A new study suggests that a pregnancy after treatment for early-stage, estrogen receptor (ER)-positive breast cancer does not affect the recurrence rate (J Clin Oncol. 2013;31:73-79). A previous meta-analysis had suggested a lower risk of breast cancer recurrence in patients who experienced a subsequent pregnancy, but this was believed to be possibly due to selection bias, because patients who become pregnant are usually those without recurrence (Eur J Cancer. 2011;47:74-83). In addition, none of the previous studies addressed the effect of pregnancy in patients with ER-positive disease specifically.
Hatem A. Azim Jr, MD, MSc, associate scientific director of the BrEAST Data Center at the Institut Jules Bordet in Brussels, Belgium, and colleagues had the goal of addressing previous limitations of the data with a study to correct for selection bias as much as possible. Their primary objective was comparing disease-free survival (DFS) in patients with ER-positive disease both with and without a subsequent pregnancy. Studying the effects of pregnancy on DFS in patients with ER-negative disease, DFS in the entire cohort, and overall survival were secondary objectives. “I believe that this study addresses the methodological limitations of older studies on this subject and clearly demonstrates the lack of a detrimental effect of pregnancy on prognosis. Hence, I believe that this data are strong enough to avoid discouraging women who completed their adjuvant therapy and want to become subsequently pregnant,” says Dr. Azim.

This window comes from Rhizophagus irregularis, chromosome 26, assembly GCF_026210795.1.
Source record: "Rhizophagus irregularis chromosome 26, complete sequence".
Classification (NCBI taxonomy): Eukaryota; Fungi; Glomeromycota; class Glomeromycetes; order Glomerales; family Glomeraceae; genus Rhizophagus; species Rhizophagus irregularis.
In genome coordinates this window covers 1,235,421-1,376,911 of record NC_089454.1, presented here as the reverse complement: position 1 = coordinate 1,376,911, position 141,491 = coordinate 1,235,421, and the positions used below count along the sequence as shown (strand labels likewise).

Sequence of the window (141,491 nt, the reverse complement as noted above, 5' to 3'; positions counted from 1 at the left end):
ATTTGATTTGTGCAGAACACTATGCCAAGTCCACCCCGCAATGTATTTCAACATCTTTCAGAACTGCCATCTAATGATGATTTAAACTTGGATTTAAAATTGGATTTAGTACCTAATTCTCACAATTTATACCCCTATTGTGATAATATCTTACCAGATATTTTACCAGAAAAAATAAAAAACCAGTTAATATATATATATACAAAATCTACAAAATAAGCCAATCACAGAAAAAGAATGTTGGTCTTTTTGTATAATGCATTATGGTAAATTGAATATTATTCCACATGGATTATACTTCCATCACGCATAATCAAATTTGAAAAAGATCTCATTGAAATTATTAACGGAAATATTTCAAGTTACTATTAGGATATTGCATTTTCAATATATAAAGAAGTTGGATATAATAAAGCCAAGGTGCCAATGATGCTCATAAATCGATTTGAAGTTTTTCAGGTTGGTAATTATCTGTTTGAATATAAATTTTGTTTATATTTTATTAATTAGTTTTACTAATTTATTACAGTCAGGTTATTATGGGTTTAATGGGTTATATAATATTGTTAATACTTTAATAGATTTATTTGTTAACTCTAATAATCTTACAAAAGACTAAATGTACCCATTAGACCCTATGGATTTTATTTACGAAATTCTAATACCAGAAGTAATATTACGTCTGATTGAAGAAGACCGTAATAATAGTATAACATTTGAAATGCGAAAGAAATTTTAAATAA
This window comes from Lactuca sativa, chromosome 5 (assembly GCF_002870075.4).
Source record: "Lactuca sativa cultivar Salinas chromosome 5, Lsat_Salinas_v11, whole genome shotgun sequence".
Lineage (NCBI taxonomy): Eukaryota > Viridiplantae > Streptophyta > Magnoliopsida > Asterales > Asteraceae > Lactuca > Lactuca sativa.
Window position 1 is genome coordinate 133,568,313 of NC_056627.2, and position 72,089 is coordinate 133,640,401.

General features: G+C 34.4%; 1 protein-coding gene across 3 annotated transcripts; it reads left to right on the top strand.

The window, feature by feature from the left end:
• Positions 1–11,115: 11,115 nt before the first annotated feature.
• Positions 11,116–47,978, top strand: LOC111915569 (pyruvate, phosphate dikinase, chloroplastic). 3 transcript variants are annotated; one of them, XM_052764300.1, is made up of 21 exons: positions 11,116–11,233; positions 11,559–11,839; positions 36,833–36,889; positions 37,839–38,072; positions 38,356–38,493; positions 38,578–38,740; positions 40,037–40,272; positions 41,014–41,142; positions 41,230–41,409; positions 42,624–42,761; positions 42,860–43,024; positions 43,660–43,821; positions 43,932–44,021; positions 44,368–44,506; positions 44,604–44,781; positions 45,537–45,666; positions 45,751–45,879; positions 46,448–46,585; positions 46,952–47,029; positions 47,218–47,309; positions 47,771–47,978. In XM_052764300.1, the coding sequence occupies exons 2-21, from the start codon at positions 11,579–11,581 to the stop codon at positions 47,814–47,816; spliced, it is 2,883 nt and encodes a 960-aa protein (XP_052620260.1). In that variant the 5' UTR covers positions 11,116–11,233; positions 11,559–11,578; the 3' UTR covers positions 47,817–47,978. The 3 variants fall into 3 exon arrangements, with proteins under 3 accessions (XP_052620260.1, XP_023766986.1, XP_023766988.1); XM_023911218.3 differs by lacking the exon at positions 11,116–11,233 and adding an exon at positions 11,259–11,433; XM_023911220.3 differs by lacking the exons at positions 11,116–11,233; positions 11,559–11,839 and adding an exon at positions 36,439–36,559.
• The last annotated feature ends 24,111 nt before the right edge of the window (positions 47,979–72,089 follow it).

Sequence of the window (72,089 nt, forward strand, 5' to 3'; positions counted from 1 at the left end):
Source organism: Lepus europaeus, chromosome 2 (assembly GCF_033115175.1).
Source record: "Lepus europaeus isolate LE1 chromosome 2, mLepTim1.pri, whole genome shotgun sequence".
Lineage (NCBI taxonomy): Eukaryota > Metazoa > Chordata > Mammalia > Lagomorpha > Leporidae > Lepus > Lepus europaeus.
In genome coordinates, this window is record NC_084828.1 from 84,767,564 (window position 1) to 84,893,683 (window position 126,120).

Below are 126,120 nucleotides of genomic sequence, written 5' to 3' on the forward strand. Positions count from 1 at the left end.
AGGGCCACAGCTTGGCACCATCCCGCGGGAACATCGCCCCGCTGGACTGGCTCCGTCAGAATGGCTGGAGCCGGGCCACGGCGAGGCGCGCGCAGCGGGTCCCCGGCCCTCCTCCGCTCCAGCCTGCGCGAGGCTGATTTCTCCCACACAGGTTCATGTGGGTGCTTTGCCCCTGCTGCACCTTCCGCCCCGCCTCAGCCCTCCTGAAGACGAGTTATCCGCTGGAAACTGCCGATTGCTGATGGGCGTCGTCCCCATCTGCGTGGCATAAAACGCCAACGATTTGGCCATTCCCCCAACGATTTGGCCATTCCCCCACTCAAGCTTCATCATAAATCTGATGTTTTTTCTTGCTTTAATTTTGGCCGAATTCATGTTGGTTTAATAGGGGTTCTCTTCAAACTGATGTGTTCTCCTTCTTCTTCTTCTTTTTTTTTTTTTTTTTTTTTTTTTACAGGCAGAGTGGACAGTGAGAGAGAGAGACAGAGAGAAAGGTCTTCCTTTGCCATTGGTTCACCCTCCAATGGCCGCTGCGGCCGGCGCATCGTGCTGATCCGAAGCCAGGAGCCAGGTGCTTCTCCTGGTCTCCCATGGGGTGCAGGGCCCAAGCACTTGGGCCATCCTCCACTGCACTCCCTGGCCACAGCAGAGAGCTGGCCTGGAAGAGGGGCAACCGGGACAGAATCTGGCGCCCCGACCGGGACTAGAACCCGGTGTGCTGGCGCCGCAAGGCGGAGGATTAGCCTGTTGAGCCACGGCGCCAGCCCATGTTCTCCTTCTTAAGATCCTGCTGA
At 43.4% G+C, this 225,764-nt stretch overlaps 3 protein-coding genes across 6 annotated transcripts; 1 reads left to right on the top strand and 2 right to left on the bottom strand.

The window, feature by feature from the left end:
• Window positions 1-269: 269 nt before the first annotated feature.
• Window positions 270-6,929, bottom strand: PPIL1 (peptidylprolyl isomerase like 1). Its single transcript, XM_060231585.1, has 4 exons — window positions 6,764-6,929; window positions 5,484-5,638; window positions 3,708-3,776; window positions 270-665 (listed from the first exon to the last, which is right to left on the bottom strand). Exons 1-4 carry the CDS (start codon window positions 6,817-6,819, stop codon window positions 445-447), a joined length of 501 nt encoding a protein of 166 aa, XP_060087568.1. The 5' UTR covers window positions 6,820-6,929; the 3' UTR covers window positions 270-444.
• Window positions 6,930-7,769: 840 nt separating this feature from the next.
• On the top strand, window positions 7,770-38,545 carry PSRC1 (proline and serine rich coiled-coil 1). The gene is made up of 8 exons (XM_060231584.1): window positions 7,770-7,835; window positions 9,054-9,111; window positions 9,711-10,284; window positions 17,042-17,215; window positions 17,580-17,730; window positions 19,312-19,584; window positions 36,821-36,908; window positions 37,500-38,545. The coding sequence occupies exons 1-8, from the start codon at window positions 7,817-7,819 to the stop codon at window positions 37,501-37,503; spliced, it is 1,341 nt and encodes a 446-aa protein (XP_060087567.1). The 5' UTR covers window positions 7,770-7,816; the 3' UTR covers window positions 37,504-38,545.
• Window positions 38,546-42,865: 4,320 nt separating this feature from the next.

Investigators conducted a multicenter, retrospective cohort study that matched patients with known ER status who became pregnant any time after the diagnosis of breast cancer at a ratio of 1:3 with those who did not become pregnant based on ER status, lymph node status, adjuvant therapy, age, and year of diagnosis. A retrospective search of the databases of the 5 participating institutions was performed to identify patients aged younger than 50 years with a diagnosis of nonmetastatic breast cancer with a known ER status. Patients who developed breast cancer while pregnant or who experienced recurrence before a subsequent pregnancy were excluded. Each nonpregnant patient in the study had to have a disease-free interval that was at least as long as the interval between the breast cancer diagnosis and conception of the matched patient with a subsequent pregnancy.
Risk Not Increased
Ultimately, 333 patients with a subsequent pregnancy were matched to 874 women without a pregnancy. Patients with a pregnancy were significantly younger (median age, 31 years vs 34 years) and were more likely to have received breast-conserving therapy (50% vs. 42%)..